Get abreast of cancer awareness and have the check-ups
MY BREASTS didn’t grow fast enough. Then they grew too fast.
One moment I was sadly staring at my flat chest and the next I was wearing four sport bras to ensure they didn’t bounce up and down during a hockey game. I also remember feeling extremely exposed in the body-hugging black off-the-shoulder dress I wore to my high school sweetheart’s matric ball, uncomfortably tugging at the neckline all night.
My bust has grown over the years and I’ve come to love it. Today I comfortably rock most any style: low-cut, tight-fit, bustier or braless, but until recently there was a lot I didn’t know about how to take care of my breasts.
After speaking to my family, female friends and random women on the streets of Cape Town varying in age, race and class, it became clear that I wasn’t the only one. Most of them also couldn’t answer the following questions: what is a mammogram? How often should we get one? What is a good age to start? Does it hurt? Are mammograms expensive? Where do you get the procedure done?
Yet, when asked whether they’re concerned about breast cancer, everyone answered “yes”.
We should be concerned. Many of us know at least one person who has been diagnosed with breast cancer. It’s one of the most common cancers among South African women and is on the rise.
Early detection is key. I’m told that 90% of those who are diagnosed early go on to live relatively long and healthy lives. So with this in mind, I made an appointment for my very first mammogram.
The Mediclinic in Gardens does not smell like a hospital. It could easily pass for a three-star hotel. On arrival I’m told I am too young for the low-dose X-ray. Women under 40 have an ultrasound instead.
I might be too young for a mammogram, but that doesn’t mean I’m too young for breast cancer.
The weeping 20-something-year-old brunette seated in the row behind me was testament to that.
The sonographer with the neat, long dreads reminds me of a younger Lisa Bonet. She’s thorough and spends about 15 minutes on each breast.
“My mom passed after she was diagnosed with breast cancer. I want to check and double check I don’t miss anything,” she said.
I got the all-clear, but before
I left the doctor reminded me of the importance of these annual professional examinations in conjunction with monthly selfexaminations.
It was monthly examinations that saved Warda’s life. She diligently inspected her breasts because the cancer runs in her family. I meet the mother of two at Groote Schuur Hospital. She noticed a lump and it was growing: “First thing that went through my mind was my kids. My other worry was I was no longer on medical aid. You hear horror stories about government hospitals.”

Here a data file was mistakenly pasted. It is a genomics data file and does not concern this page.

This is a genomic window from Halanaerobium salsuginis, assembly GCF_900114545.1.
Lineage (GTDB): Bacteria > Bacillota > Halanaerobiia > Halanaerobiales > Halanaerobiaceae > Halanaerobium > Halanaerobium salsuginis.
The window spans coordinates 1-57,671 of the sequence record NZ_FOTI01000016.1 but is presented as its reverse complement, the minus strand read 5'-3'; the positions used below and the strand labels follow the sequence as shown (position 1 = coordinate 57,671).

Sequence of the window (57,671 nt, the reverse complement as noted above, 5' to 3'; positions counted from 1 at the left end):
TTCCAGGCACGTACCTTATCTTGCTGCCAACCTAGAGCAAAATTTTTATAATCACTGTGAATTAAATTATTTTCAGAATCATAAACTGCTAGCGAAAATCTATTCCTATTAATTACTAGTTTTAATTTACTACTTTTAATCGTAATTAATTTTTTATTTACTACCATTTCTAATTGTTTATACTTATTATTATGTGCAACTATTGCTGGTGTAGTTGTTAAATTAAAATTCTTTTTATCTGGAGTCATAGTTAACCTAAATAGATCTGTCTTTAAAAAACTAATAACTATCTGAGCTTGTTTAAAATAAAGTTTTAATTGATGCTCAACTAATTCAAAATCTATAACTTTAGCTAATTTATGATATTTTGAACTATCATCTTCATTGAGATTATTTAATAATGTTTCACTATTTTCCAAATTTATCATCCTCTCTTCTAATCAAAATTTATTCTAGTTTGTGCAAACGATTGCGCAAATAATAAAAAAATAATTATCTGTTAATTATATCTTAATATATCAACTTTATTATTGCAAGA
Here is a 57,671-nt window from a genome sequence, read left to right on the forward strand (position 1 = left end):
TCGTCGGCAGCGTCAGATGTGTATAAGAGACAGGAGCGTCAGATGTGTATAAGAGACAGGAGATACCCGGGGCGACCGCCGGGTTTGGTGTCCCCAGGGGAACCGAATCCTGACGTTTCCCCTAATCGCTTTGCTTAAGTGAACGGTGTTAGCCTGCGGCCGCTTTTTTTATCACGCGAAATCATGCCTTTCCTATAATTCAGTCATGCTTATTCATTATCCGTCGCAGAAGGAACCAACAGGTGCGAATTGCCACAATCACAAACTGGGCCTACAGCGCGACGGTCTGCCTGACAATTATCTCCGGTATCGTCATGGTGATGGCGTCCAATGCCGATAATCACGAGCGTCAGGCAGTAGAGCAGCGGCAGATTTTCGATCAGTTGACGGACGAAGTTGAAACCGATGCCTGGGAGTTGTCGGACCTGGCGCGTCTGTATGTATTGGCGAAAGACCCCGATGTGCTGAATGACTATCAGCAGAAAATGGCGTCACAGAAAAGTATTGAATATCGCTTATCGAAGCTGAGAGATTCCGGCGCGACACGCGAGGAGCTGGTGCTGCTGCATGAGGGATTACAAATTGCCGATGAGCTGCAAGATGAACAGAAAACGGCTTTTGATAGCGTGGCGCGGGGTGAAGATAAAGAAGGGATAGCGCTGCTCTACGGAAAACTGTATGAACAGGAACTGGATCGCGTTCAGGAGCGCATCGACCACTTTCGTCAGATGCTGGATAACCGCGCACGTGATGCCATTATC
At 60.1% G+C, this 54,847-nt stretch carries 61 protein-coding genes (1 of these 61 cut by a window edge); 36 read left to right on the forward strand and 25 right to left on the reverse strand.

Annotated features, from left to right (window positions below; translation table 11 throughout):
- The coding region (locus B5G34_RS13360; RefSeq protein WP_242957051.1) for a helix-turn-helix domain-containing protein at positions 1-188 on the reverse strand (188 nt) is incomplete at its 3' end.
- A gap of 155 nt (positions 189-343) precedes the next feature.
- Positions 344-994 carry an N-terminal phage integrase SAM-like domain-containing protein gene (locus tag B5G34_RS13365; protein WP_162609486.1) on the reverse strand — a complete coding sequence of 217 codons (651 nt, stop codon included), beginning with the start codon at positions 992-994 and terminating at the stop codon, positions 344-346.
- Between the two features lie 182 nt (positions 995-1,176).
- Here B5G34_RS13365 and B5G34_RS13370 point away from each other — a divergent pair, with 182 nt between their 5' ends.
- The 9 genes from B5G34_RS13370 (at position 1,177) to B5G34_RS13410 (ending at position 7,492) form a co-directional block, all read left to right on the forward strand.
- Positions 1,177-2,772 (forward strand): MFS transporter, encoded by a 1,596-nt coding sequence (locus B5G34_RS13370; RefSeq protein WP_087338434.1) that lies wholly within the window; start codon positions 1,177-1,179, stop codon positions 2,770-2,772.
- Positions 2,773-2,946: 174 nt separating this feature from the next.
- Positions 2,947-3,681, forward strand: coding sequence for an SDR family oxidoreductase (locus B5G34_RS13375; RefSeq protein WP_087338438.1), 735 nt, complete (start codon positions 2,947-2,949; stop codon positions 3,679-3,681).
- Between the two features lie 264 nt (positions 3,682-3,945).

Thankfully, Warda had heard of Project Flamingo – an organisation that ensures timely and holistic cancer treatment for many Capetonian breast cancer patients in public health. Tears streamed down her cheeks: “Patients wait long periods before they get help. But Project Flamingo helped me. Everything just fell into place.”
Warda started reciting dates: “I was diagnosed in June 2016. From August 1 to December 29 I received eight rounds of chemotherapy. On February 18 I had a double mastectomy, followed by more chemotherapy.
“I couldn’t look in the mirror for a long time, but I eventually got to a place where I could look at myself again. It’s mind over matter.”
Warda was “nervous and excited” about an upcoming date. On November 30 she’ll receive a breast augmentation. Her message to women: “Don’t be scared to get yourself checked out. You could be saving your life.
“Don’t be scared to depend on the people in your life for support: I had an entire team behind me.”
While she was receiving chemotherapy, her 10-year-old son asked: “Mommy, do you prefer living with pain or dying?”
To which she responded: “Mommy can’t die, darling. I must first meet your ugly wife.”
We often think that our hair, curves and breasts make us feminine and beautiful, but when I look at Warda, it’s her strength, her will to survive, the love she exudes and her humour that make her most beautiful.